Beloved in His Eyes (Angel's Assassin Book 3)By: Laurel O Donnell
Gawyn leaned against the stone wall in the solar of Castle Acquitaine, his arms crossed over his chest. He couldn’t keep the grin from his lips as he watched his brother pace before the chair where his brother’s wife, Lady Aurora of Acquitaine, sat. It amused him to see Damien fight such a losing battle.
Damien was tall and imposing. He had an intense aura that frightened most people. Everyone except Aurora. His brows furrowed in concern and determination, his jaw clenched. He shook his head, his dark hair swaying over his strong shoulders. “I don’t think you should go into town,” Damien said to his wife. “Not today. The Hungars are angry with your decision to impose sanctions on trade with them.”
Aurora watched Damien calmly. She allowed her husband to voice his concern patiently. She was a vision of loveliness, her long blonde hair immaculately braided behind her back, her small form just curvy enough to attract the attention of every man. She leaned forward, her small hands clenched before her as if in prayer. “Then they should not have imposed ridiculous road taxes on the merchants.”
Damien paused before her. “I don’t care about taxes or sanctions. I care about your safety.”
Aurora grinned at Damien, her blue eyes sparkling.
Gawyn shook his head slightly. Damien was doomed to lose this argument. He would never convince Aurora not to go into town to visit her people. But he also knew that Damien was right. It was dangerous.
“I know. And I know you will do everything in your power to keep me safe,” Aurora said gently.
Damien clenched his teeth and closed his eyes.
Aurora stood and moved to him. She placed her hands on his shoulders. “I have to go in to town.”
“Just to visit your people. Your safety should be more important.”
She ran her fingers along Damien’s cheek. “If I don’t, it will tell the Hungars that I am frightened by their threats. It will be admitting that I am afraid. My people, all of Acquitaine, all of the Hungars, must know that I am not afraid.”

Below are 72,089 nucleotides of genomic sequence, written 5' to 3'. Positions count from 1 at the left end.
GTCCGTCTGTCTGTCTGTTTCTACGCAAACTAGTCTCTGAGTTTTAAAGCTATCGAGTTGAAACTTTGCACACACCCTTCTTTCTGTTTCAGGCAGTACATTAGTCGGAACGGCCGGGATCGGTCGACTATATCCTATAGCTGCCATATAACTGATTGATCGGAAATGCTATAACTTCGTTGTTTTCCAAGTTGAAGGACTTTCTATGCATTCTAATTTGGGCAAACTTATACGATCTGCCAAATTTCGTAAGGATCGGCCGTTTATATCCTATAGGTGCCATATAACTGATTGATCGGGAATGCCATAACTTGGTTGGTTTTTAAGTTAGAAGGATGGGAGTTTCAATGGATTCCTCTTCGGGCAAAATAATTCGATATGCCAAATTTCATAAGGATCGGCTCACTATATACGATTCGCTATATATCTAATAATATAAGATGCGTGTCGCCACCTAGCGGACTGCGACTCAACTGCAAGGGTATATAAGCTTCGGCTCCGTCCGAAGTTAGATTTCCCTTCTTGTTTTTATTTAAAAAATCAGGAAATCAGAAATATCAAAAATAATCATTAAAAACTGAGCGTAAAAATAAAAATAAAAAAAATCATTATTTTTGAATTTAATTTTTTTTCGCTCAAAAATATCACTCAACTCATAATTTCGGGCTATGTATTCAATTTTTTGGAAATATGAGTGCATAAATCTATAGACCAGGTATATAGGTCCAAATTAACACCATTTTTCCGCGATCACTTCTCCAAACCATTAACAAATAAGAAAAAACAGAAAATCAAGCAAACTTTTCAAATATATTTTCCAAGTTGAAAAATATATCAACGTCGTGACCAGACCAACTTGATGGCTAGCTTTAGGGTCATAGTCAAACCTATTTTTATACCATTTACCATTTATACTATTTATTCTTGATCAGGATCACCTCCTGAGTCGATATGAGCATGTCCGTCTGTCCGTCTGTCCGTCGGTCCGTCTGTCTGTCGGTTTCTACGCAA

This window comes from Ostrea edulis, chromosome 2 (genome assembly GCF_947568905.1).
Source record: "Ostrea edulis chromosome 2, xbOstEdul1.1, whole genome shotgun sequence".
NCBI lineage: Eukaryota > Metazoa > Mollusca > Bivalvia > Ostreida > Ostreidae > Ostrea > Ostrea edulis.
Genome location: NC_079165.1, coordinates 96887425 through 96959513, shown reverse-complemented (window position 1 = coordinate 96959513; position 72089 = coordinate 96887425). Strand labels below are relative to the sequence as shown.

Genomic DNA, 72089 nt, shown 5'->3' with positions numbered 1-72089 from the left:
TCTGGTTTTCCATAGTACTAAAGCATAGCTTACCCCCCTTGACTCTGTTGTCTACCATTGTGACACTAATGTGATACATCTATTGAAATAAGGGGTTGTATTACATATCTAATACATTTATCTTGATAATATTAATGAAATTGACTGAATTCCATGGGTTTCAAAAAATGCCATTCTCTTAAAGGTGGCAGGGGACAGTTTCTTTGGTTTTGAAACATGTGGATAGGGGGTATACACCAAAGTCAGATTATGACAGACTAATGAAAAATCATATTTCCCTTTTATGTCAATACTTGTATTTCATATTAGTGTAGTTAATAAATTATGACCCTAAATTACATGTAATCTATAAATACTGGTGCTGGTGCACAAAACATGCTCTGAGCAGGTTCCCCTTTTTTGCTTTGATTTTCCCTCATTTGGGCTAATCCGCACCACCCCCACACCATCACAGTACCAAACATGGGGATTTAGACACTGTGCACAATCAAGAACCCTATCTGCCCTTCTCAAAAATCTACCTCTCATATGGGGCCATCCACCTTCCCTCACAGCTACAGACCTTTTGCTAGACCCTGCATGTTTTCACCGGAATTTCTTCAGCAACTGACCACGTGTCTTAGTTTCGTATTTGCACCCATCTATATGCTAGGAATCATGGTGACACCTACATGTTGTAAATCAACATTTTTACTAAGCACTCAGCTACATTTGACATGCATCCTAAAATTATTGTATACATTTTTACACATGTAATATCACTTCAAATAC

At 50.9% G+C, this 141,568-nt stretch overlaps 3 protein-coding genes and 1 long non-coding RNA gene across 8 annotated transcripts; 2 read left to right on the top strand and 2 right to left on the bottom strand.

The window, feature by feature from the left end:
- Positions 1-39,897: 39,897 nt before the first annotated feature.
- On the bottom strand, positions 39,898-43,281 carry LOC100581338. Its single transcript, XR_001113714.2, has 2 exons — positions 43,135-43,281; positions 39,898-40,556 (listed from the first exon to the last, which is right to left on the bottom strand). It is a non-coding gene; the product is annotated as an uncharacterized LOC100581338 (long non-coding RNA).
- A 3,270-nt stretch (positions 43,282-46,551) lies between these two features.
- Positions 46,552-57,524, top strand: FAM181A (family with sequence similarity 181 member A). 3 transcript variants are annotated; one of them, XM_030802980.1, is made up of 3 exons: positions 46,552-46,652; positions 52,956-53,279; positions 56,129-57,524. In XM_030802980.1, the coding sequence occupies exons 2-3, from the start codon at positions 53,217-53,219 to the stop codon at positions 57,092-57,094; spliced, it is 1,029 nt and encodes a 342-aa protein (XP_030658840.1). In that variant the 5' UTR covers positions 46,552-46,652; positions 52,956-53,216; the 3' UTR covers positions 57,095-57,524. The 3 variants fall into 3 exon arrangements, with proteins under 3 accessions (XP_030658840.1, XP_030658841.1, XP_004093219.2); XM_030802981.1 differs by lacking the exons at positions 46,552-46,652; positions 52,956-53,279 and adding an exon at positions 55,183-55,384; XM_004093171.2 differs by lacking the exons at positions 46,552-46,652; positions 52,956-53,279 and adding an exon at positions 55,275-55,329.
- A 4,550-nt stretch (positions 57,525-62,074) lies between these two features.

Gawyn had to admire her, after all she was a kind and wise ruler. She protected her people with conviction, and under her intelligent and just rule, her city flourished. In this instance, he agreed with her. She could not show fear to the barbarians that neighbored Acquitaine.
Damien inhaled slowly. He nodded his head once, in agreement.
Aurora leaned forward and pressed her lips to his in a long kiss. Then, she leaned her forehead against his. “I am sorry to have to make your job more difficult.”
Damien shook his head again, his brows furrowing in anguish. “I would do anything for you,” he whispered. “Except lose you. I can’t do that.”
Aurora hugged him fiercely. “You won’t ever have to do that.”
Damien lowered his lips to claim hers. His powerful arms wrapped around her small frame to pull her close.
Gawyn looked away. He knew how much they loved each other. He knew Damien would do everything he could to keep Aurora safe. Yet, he had known the outcome of this argument before Damien had spoken a word of objection.
When they separated, Aurora stepped back from Damien. “Don’t forget, my cousin Megan will be arriving in two days.”
Damien kissed her hand before releasing it. “I remember.”
Aurora moved to the door and exited. Damien followed. He paused long enough to grumble to Gawyn, “Double the guard.”
Gawyn smiled. “I already have.”
Damien tore his gaze from Aurora to glance at Gawyn. “You think this is funny?”
“Only because it’s you, brother.
Damien huffed. “One day, you’ll find your own wife. And I’ll be the one laughing.” He moved out of the judgement room.
Gawyn watched after his brother. Aurora had saved Damien in so many ways. He was a different man, now. As was Gawyn. Gawyn knew that Aurora had saved them both. He would be lucky to find a woman like her. Until then, his job was to see her safe, and to remain loyally at his brother’s side.
“Are you sure she comes this way?” the boy asked in excitement, straining on his toes to see above the head of the two men in front of them, looking toward the dirt street.
Justina Auber looked down at her younger brother, Adam. At a mere ten summers, he was thin and wiry, but very energetic. He hopped up and down impatiently, shifting from foot to foot, struggling to get a good view of the street through the gathered crowd. His dirty blonde hair was tangled and unkempt and he swiped it from his eyes. She grinned at his excitement. He had worked hard for an entire month at home, on her uncle’s farm, to get this opportunity. After she and Uncle Bruce had told him they would be going into town to see Lady Aurora, Adam had spoken of nothing else. Justina began calling her Adam’s princess. She shrugged slightly at Adam’s question. “That’s what uncle said.” And by the looks of the gathering crowd, he had been told correctly.